The Charity Commission, the regulator of charities in England and Wales, has today published its response to the Joint Committee on Human Rights report into Freedom of speech in Universities.
Helen Stephenson, chief executive of the Charity Commission said:
I am absolutely clear that charitable students’ unions, universities and other higher education providers can challenge traditional boundaries, encourage the free exchange of views and host speakers with a range of opinions, including those who might be controversial or divide opinion.
These activities are entirely in line with their aims to promote education. Our role as regulator is to provide guidance that enables trustees of all charities carry out their activities while complying with their legal duties and responsibilities as charities and where necessary hold trustees to account against that guidance.
The response sets out the Commission’s role as regulator of students’ unions and Higher Education Institutions (HEIs). It stresses that students’ unions and HEIs play an important role in providing discussion and debate, encouraging students to develop political awareness, to debate, to challenge their own views and perceptions and to form views on political issues.
The Commission says it agrees that freedom of speech should form part of students’ unions’ and HEIs’ activities in carrying out their educational charitable purposes. The regulator says that, as the Joint Committee has acknowledged, freedom of speech is not absolute and must be within the limits of the law.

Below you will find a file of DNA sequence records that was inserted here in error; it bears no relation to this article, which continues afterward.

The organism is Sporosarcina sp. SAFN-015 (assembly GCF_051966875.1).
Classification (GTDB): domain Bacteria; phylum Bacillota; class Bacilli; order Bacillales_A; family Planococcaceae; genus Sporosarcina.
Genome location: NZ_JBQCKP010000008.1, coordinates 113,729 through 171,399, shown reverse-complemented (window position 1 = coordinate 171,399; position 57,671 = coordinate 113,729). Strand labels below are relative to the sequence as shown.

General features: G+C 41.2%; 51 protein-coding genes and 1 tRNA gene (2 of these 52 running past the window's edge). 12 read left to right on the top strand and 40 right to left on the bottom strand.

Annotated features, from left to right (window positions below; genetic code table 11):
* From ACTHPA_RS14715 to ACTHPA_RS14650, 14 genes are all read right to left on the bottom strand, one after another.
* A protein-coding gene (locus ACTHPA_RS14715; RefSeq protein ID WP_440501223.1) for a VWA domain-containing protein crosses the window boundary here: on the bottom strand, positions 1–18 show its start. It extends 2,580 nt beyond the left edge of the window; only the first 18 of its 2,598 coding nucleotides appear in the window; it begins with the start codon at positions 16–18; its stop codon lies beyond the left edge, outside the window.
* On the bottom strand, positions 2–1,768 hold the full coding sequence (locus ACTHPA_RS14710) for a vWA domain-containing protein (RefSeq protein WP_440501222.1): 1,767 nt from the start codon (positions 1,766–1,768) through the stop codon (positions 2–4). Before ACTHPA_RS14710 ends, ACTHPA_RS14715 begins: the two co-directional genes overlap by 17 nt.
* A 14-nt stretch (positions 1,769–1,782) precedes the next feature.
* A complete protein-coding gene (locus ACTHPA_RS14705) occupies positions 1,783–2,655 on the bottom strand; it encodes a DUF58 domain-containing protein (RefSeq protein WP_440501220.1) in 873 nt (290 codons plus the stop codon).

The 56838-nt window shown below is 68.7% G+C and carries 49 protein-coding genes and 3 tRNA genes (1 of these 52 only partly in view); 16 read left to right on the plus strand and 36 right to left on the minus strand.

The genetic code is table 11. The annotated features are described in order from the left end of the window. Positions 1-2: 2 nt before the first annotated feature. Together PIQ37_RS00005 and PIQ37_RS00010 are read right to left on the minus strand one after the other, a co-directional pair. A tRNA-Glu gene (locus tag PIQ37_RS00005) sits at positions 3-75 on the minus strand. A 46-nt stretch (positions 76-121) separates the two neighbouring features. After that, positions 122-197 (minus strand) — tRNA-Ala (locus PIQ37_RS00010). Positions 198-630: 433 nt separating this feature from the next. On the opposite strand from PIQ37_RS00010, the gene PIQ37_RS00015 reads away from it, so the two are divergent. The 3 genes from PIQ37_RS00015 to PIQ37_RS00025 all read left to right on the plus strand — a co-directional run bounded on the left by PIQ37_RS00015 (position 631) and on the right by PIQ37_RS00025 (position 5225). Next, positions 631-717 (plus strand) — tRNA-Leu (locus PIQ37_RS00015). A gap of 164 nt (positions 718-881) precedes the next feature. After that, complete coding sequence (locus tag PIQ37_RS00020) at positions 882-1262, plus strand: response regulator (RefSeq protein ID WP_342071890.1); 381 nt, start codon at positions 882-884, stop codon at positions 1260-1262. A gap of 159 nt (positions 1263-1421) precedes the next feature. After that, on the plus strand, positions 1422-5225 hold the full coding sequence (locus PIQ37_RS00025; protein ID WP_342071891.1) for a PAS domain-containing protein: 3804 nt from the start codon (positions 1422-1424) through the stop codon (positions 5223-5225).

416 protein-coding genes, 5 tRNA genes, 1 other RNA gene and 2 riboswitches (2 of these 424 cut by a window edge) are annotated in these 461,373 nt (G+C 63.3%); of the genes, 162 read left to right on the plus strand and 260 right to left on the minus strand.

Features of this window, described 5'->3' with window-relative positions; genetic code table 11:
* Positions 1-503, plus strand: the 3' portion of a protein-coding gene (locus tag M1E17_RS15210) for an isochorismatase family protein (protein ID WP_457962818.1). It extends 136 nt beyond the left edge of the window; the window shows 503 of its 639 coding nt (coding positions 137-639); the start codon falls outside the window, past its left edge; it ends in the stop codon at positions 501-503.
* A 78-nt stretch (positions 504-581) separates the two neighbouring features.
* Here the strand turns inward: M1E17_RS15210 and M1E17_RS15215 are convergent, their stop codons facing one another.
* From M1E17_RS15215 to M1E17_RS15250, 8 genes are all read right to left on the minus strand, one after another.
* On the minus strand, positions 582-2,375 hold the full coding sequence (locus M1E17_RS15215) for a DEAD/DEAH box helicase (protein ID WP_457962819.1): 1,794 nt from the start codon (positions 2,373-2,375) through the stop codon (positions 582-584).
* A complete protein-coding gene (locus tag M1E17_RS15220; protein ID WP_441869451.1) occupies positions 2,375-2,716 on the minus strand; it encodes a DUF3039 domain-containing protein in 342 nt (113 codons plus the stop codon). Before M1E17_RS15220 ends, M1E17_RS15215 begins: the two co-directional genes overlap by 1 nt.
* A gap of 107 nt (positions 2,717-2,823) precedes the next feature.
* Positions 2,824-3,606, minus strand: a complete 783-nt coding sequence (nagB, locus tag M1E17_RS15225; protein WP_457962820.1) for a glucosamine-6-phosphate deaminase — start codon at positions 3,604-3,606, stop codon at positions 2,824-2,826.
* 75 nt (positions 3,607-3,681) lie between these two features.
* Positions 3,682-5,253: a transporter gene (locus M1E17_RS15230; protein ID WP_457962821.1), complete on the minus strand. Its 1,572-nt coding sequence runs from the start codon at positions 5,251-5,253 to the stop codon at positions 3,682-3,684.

The Commission says its guidance is an important tool for explaining its regulatory approach to all charities, and is written to enable and support all charities to recognise and manage the risks that arise from some activities that may present higher risks in order to support them to go ahead.
Ahead of the JCHR’s report, the regulator had already committed to reviewing two of its publications:
chapter 5 of its guidance ‘Protecting your charity from harm’ to make sure it sufficiently stresses what charities can do, to support trustees to recognise, and then to manage and mitigate, risks to their charities.
its internal staff guidance on students’ unions (OG48) to ensure it sufficiently reflects relevant aspects of freedom of speech when students’ unions carry out activities, and ensure a clearer distinction is made between the responsibilities of the trustees, students’ union bodies, student societies and the broader membership.